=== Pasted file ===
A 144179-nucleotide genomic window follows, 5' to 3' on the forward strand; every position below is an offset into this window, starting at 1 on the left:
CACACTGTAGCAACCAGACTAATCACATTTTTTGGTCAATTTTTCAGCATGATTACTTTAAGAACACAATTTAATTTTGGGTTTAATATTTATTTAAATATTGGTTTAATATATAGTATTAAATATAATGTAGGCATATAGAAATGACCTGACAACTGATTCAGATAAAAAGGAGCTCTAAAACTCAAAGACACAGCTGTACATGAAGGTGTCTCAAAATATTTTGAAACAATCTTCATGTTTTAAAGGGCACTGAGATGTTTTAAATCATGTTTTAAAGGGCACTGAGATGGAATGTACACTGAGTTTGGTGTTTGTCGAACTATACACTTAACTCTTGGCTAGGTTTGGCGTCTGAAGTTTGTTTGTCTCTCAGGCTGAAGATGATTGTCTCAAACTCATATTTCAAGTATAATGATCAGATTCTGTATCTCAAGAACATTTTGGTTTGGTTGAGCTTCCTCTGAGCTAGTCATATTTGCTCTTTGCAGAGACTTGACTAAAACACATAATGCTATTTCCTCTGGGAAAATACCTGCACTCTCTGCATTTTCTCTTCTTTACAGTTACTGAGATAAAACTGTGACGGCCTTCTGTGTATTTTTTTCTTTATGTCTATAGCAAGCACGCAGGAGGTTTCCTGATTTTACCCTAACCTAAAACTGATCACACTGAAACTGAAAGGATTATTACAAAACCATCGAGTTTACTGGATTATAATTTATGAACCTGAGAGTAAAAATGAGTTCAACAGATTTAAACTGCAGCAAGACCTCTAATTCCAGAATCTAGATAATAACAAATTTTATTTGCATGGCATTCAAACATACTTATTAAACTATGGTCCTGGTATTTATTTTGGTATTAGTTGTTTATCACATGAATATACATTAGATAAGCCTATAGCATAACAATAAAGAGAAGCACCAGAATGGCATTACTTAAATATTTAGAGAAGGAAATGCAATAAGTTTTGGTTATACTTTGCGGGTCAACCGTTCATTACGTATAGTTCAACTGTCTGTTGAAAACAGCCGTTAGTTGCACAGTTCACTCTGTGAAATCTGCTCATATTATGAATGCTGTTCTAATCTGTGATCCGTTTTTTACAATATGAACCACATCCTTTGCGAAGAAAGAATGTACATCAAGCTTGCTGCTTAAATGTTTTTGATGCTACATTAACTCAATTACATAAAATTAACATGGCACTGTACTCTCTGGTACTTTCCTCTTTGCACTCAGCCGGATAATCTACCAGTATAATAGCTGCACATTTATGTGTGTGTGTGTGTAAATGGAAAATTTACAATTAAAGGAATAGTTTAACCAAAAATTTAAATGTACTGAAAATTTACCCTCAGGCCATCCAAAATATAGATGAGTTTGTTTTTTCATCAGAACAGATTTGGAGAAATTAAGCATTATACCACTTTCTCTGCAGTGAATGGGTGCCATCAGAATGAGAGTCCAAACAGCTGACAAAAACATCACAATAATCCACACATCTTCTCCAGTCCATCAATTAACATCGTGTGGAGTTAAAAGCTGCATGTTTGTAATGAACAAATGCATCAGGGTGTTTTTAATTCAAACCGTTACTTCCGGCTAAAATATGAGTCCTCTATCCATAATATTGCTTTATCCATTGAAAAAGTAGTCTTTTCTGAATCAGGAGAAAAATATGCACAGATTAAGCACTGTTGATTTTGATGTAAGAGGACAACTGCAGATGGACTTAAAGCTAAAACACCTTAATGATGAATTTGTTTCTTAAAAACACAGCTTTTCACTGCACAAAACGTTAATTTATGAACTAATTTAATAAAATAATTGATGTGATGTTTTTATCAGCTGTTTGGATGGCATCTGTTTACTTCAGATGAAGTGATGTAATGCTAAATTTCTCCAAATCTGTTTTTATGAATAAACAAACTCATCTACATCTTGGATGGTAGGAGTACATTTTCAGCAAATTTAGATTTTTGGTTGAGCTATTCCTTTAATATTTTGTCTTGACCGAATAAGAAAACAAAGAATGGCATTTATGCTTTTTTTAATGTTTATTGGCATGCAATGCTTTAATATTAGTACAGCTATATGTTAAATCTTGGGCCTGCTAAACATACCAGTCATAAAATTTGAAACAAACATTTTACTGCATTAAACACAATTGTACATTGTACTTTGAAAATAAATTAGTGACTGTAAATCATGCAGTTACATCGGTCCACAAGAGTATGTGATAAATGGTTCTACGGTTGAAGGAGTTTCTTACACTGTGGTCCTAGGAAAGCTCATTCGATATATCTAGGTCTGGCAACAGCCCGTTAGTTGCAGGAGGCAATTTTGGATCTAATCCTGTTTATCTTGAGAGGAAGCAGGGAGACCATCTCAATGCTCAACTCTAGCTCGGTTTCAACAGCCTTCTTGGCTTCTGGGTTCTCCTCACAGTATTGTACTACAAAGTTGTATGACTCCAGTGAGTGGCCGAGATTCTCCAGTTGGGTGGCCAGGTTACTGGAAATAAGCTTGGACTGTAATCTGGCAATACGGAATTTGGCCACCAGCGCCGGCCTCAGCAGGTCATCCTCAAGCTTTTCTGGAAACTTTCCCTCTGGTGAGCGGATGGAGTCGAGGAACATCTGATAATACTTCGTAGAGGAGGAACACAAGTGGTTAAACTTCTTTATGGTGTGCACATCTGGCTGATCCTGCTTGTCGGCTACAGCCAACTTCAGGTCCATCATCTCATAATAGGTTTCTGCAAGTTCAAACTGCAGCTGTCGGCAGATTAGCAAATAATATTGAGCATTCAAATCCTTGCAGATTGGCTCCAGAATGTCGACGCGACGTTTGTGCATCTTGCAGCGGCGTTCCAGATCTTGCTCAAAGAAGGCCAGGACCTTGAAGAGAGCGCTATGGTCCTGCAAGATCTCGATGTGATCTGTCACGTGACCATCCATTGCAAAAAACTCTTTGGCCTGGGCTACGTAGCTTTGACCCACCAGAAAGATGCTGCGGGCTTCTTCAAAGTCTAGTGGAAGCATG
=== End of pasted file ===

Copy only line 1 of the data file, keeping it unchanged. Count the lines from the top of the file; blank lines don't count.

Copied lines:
A 144179-nucleotide genomic window follows, 5' to 3' on the forward strand; every position below is an offset into this window, starting at 1 on the left: